1 tube green frosting

1 tube red frosting

1 tube yellow frosting

1/8 cup sesame seeds (optional)

DIRECTIONS:

1. Arrange 12 vanilla wafers, flat side up, on a tray or platter. These are the bottoms of the “hamburger buns.”

2. Using the green frosting tube, squirt a ring around the edge of each wafer. Using your finger or a toothpick, rough up the frosting so it resembles ragged lettuce.

3. Place 1 chocolate cookie (the meat!) on top of each green-ringed wafer.

4. Using the red frosting tube (ketchup!), squirt a ring around the flat edges of a dozen additional wafers (the tops of the “hamburger buns).

5. Using the yellow frosting tube (mustard!), squirt a yellow ring over the red ring of Step 4, allowing the two colors to mix in places.

6. Place each newly ringed wafer, flat side down (top of the bun!), on top of a chocolate cookie/wafer.

DONE!  You now have 12 hamburgers, with lettuce, ketchup, and mustard.

7. (optional) Dot the top of each “burger” with egg white, and use as adhesive for a few sesame seeds.

Other options: add a smooth ring of white frosting for an onion, a square of orange frosting for cheese, or smooth the red ring so it looks more like tomato.

A Good Sport

There was a time when I shunned everything to do with sports. Not that I didn’t ride my bike and even treadmill (v. i.) fairly regularly.

What I disliked was the pesky winner/loser aspect, especially where kids were involved. Because winning was so important, to the coaches and parents if not the kids themselves, some kids were left out. So, what was all the lip service to “they learn teamwork” if only the athletically endowed could profit? Didn’t kids with lame arms or poor eyesight also deserve to learn teamwork?

In the image of Luks’s painting, doesn’t it look like the boy isn’t at all interested in the baseball?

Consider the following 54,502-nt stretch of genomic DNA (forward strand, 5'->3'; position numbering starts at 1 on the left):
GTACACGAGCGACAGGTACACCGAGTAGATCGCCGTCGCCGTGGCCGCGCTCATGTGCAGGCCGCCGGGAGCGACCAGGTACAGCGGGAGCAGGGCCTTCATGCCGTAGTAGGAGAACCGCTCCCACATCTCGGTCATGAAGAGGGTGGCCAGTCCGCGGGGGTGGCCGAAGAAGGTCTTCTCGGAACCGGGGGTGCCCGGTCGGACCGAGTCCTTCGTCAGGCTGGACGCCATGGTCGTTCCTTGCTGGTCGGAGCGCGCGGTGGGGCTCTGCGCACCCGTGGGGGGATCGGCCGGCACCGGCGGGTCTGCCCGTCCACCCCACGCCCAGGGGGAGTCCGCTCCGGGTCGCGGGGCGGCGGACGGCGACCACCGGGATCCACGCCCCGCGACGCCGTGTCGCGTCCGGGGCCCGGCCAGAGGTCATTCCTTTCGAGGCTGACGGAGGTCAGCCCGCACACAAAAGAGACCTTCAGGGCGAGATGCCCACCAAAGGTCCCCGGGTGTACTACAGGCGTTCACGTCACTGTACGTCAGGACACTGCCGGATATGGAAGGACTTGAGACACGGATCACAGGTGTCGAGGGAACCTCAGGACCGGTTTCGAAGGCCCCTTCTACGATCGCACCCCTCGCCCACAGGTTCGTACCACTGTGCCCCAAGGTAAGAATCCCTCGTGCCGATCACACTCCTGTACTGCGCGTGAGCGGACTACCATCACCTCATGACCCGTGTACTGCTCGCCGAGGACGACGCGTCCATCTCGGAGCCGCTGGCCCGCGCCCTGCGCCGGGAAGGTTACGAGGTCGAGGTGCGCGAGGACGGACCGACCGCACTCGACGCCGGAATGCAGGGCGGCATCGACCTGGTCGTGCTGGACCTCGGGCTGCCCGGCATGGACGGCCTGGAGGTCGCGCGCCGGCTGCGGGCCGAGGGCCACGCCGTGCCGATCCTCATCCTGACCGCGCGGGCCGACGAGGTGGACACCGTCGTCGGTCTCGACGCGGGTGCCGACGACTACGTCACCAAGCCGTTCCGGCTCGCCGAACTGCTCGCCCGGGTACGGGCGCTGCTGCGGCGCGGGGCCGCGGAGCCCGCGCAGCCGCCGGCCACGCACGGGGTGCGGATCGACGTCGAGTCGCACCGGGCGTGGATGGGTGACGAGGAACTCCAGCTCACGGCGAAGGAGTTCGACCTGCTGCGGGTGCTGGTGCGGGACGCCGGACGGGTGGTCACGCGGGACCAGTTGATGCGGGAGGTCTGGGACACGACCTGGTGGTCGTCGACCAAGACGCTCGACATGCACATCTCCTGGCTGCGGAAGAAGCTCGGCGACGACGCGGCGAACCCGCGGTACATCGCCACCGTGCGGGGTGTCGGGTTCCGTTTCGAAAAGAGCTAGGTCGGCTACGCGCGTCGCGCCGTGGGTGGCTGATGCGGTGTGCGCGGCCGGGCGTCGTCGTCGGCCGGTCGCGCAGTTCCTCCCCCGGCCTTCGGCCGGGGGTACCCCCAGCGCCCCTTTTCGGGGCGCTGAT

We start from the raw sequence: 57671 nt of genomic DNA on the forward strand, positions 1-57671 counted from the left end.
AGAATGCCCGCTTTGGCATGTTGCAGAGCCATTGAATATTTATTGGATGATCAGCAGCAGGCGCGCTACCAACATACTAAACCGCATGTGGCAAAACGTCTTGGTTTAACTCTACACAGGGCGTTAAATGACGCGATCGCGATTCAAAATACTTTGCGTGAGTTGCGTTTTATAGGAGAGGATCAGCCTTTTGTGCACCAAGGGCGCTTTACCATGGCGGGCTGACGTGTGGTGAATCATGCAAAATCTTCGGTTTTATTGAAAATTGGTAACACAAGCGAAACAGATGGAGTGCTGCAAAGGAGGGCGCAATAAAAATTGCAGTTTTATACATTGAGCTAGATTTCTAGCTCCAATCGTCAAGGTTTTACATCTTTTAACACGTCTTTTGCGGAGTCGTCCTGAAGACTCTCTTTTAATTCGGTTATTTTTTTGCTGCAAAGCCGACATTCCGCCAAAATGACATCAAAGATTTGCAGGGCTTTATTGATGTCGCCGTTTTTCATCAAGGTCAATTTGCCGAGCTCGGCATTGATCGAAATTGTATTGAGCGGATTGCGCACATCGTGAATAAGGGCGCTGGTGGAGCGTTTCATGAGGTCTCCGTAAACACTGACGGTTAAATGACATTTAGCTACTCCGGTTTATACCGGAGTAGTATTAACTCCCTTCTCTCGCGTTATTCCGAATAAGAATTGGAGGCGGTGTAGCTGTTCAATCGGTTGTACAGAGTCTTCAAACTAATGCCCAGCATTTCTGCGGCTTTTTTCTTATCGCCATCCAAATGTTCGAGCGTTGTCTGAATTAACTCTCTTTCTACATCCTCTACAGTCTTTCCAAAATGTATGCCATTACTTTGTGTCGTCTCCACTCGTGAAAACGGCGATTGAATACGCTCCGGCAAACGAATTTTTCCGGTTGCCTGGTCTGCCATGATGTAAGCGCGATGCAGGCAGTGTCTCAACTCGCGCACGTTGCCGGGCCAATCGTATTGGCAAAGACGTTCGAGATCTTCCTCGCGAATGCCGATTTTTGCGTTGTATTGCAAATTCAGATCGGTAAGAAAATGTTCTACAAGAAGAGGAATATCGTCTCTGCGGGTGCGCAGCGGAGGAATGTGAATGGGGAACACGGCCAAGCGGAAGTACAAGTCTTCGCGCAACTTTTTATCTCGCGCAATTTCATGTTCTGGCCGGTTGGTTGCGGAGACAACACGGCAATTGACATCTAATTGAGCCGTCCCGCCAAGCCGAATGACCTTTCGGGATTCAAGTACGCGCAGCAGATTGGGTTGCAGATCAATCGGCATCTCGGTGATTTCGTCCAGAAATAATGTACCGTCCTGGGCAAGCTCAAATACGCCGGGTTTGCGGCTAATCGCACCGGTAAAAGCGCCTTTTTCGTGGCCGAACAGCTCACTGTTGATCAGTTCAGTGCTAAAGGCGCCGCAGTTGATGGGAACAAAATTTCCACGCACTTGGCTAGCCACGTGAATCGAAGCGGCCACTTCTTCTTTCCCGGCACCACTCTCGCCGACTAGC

Boy with Baseball by George Luks, c. 1925, Metropolitan Museum of Art, Gift of Edward Joseph Gallagher, Jr., 1954

I’ve had a hard time avoiding sports metaphors, but I’ve succeeded on the whole.

Then the New York Times came out with a special article on the history of sports phrases and suddenly it feels very scholarly to say “That’s not in my wheelhouse.” *

You can read the complete article, but here are a couple of my favorites.

Talk about scholarly, how about this first one, from Shakespeare:

1. There’s the rub.

When Hamlet says, “To sleep — perchance to dream. Ay, there’s the rub!” he’s talking about something that’s difficult. “The rub” is from lawn bowling, and refers to an unevenness in the playing surface. Or so they say.

2. Out of left field.

Why is left field the spot where kooky ideas come from? Why not right or center? Well, no one is too sure, but there are a couple of fascinating theories—left field was often deeper than right in early baseball stadiums; weaker fielders were put in on the left; and left fielders tended to play farther back.

* Wheelhouse comes from baseball. It’s the area in which a batter feels most comfortable hitting the ball.

Here’s a closing image:

From the Girl Baseball Players series for Virginia Brights Cigarettes, Metropolitan Museum of Art, issued 1886, Gift of Jefferson R. Burdick

OR, Girls also want to have fun.